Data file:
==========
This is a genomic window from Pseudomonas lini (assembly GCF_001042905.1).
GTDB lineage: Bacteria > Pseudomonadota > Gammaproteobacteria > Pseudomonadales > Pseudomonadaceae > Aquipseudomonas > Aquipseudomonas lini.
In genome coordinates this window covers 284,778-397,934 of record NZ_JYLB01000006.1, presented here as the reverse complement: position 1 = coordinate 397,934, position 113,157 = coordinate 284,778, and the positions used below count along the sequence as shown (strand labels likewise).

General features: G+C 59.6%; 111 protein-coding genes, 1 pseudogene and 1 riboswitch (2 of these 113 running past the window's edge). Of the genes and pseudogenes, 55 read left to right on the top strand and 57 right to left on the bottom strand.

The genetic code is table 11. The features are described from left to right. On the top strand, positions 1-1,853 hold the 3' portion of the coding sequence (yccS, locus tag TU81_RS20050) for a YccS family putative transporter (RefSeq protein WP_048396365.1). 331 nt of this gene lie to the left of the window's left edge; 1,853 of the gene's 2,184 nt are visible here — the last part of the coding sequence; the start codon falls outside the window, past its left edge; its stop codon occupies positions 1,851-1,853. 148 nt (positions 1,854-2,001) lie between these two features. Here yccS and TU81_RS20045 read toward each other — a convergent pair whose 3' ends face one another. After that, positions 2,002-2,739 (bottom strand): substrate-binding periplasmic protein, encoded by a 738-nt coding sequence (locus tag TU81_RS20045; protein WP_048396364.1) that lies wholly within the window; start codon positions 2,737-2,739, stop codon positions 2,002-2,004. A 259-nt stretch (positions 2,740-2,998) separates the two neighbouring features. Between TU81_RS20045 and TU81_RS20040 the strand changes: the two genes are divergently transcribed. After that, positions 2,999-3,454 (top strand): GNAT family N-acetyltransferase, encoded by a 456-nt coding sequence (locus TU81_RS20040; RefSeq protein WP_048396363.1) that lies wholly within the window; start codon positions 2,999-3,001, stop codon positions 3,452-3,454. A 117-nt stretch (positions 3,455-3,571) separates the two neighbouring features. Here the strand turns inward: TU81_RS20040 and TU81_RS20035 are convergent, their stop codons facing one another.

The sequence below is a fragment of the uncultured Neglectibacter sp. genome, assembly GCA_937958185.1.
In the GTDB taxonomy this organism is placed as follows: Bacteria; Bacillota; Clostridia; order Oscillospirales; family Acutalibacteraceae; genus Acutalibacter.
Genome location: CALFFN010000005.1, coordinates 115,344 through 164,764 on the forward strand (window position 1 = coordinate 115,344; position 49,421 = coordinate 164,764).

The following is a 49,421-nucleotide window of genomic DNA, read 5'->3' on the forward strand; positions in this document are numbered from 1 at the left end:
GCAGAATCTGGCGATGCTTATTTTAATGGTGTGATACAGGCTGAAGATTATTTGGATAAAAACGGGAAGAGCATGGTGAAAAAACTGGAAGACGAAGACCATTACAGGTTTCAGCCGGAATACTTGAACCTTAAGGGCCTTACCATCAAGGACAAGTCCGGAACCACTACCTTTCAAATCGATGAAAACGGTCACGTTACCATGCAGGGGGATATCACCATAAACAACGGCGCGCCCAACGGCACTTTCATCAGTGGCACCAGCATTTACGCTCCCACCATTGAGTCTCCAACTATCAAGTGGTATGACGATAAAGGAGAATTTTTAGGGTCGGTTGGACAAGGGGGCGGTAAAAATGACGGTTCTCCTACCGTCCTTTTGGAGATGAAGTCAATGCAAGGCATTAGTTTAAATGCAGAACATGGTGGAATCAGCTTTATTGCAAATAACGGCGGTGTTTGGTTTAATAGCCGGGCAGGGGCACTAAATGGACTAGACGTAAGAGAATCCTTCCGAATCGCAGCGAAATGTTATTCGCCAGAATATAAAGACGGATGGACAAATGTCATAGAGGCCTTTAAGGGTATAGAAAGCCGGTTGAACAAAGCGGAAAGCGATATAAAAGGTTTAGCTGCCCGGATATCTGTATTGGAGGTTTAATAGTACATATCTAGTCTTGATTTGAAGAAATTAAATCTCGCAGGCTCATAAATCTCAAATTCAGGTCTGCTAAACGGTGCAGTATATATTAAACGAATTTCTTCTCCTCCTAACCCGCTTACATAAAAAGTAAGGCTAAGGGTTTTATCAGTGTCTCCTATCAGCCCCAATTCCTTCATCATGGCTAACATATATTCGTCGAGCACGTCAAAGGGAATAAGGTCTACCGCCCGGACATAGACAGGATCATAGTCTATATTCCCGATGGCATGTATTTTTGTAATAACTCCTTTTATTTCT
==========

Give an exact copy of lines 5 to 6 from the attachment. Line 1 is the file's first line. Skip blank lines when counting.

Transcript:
The genetic code is table 11. The features are described from left to right. On the top strand, positions 1-1,853 hold the 3' portion of the coding sequence (yccS, locus tag TU81_RS20050) for a YccS family putative transporter (RefSeq protein WP_048396365.1). 331 nt of this gene lie to the left of the window's left edge; 1,853 of the gene's 2,184 nt are visible here — the last part of the coding sequence; the start codon falls outside the window, past its left edge; its stop codon occupies positions 1,851-1,853. 148 nt (positions 1,854-2,001) lie between these two features. Here yccS and TU81_RS20045 read toward each other — a convergent pair whose 3' ends face one another. After that, positions 2,002-2,739 (bottom strand): substrate-binding periplasmic protein, encoded by a 738-nt coding sequence (locus tag TU81_RS20045; protein WP_048396364.1) that lies wholly within the window; start codon positions 2,737-2,739, stop codon positions 2,002-2,004. A 259-nt stretch (positions 2,740-2,998) separates the two neighbouring features. Between TU81_RS20045 and TU81_RS20040 the strand changes: the two genes are divergently transcribed. After that, positions 2,999-3,454 (top strand): GNAT family N-acetyltransferase, encoded by a 456-nt coding sequence (locus TU81_RS20040; RefSeq protein WP_048396363.1) that lies wholly within the window; start codon positions 2,999-3,001, stop codon positions 3,452-3,454. A 117-nt stretch (positions 3,455-3,571) separates the two neighbouring features. Here the strand turns inward: TU81_RS20040 and TU81_RS20035 are convergent, their stop codons facing one another.

The sequence below is a fragment of the uncultured Neglectibacter sp. genome, assembly GCA_937958185.1.